The ZEW Summer Courses are elective block courses aimed at supporting doctoral students with their thesis. As a special feature, these lectures, which are delivered by renowned professors from different universities, are held in July and August during the period between terms in addition to the comprehensive range of courses offered as part of the CDSE PhD track at the University of Mannheim.
Online Courses as an Answer to the COVID-19 Pandemic
ZEW President Professor Achim Wambach comments on the successful outcome of the summer courses: “This year, the ZEW Summer Courses were organised as fully virtual events due to the ongoing coronavirus pandemic. This way, we were able to ensure that our international lecturers could teach their courses, allowing us to provide a high-quality programme to the doctoral students. I would like to extend my thanks to the Baden-Württemberg Ministry of Science, Research and the Arts for its support and for making these courses offered by ZEW in cooperation with the PhD track of the Center for Doctoral Studies in Economics at the University of Mannheim possible.”
Lectures Covered a Broad Range of Economic Issues
This year, ZEW had the privilege to welcome five internationally renowned external professors as lecturers of the ZEW Summer Courses. The first lecture was held by Professor Nicolai Kuminoff from Arizona State University, who offered a course on the revealed preferences of market participants. The course covered both the theoretical foundations as well as concrete applications in the areas of real estate, the labour market, the health sector and the environment. In addition, Professor Nicolas Schutz from the University of Mannheim taught a course on applied theory in the field of industrial economics. Professor Michael Lechner from the University of St. Gallen in Switzerland offered a course on causal machine learning, a highly relevant topic in the field of artificial intelligence. During his lecture, he discussed the application of the methods of machine learning in scientific research. Finally, Professor David A. Jaeger from the University of St. Andrews in Scotland offered two courses, entitled “Identification Strategies” and “The Economics of Migration”. In the first course, he gave insights into robust identification methods that can be used to establish causal relationships in non-experimental data, which is highly relevant for scientists who conduct empirical research. Given its political relevance, the last course on migration research was of particular interest to the doctoral students.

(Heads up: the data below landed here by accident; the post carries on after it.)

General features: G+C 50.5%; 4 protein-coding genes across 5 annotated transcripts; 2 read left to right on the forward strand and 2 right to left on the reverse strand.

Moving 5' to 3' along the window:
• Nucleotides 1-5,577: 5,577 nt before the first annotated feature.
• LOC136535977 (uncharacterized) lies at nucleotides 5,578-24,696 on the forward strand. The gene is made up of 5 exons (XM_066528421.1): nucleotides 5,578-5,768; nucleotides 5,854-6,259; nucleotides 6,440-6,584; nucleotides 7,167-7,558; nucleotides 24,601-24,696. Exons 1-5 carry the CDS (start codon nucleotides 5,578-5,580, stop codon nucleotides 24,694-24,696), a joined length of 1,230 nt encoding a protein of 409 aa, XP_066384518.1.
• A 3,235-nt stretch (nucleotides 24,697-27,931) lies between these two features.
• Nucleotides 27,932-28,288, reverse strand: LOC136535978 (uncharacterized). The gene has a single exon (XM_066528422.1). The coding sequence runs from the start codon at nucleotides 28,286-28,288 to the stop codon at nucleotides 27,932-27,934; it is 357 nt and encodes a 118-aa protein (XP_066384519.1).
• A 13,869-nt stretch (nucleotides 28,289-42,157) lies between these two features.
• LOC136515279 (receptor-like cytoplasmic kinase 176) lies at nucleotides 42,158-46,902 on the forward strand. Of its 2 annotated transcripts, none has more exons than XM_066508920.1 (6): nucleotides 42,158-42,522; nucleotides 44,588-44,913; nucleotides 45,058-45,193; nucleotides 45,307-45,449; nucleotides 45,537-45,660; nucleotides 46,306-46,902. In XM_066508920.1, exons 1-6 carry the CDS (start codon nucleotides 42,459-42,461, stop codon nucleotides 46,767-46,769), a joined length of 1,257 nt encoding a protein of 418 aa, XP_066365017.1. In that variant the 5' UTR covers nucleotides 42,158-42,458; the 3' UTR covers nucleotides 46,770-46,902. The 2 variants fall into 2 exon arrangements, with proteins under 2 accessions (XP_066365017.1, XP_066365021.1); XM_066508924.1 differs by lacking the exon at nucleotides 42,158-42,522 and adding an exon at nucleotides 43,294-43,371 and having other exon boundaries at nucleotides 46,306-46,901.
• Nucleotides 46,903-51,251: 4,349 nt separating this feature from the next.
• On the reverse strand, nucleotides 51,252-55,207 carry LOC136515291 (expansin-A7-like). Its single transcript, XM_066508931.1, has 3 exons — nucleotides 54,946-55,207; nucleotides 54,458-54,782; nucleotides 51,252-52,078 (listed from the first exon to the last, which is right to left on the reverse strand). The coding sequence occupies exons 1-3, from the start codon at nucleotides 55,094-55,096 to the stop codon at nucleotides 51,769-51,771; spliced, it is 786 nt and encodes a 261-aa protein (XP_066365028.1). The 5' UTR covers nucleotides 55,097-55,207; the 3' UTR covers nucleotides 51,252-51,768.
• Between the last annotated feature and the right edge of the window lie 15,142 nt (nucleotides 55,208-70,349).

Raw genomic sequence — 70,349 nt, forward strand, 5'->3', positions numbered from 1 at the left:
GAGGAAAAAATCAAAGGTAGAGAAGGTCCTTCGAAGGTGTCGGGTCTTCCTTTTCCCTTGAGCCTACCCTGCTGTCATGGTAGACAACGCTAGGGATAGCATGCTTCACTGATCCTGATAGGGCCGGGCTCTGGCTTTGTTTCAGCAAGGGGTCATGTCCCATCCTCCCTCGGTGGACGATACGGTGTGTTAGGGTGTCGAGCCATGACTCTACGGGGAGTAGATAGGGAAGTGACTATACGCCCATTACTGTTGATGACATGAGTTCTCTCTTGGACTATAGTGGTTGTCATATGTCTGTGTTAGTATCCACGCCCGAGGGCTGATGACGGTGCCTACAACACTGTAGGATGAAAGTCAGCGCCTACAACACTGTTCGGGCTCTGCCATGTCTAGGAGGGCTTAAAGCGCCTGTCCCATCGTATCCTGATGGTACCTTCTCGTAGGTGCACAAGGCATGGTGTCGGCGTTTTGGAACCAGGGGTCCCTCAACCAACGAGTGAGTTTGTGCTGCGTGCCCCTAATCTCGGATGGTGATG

After the lectures, the students had the opportunity to engage in individual and informal discussion in virtual meetings. Both the summer classes in general, and the online format in particular, were very well received by the lecturers as well as the participants. Nevertheless, the ZEW Summer Courses are scheduled to take place as face-to-face lectures in summer 2021.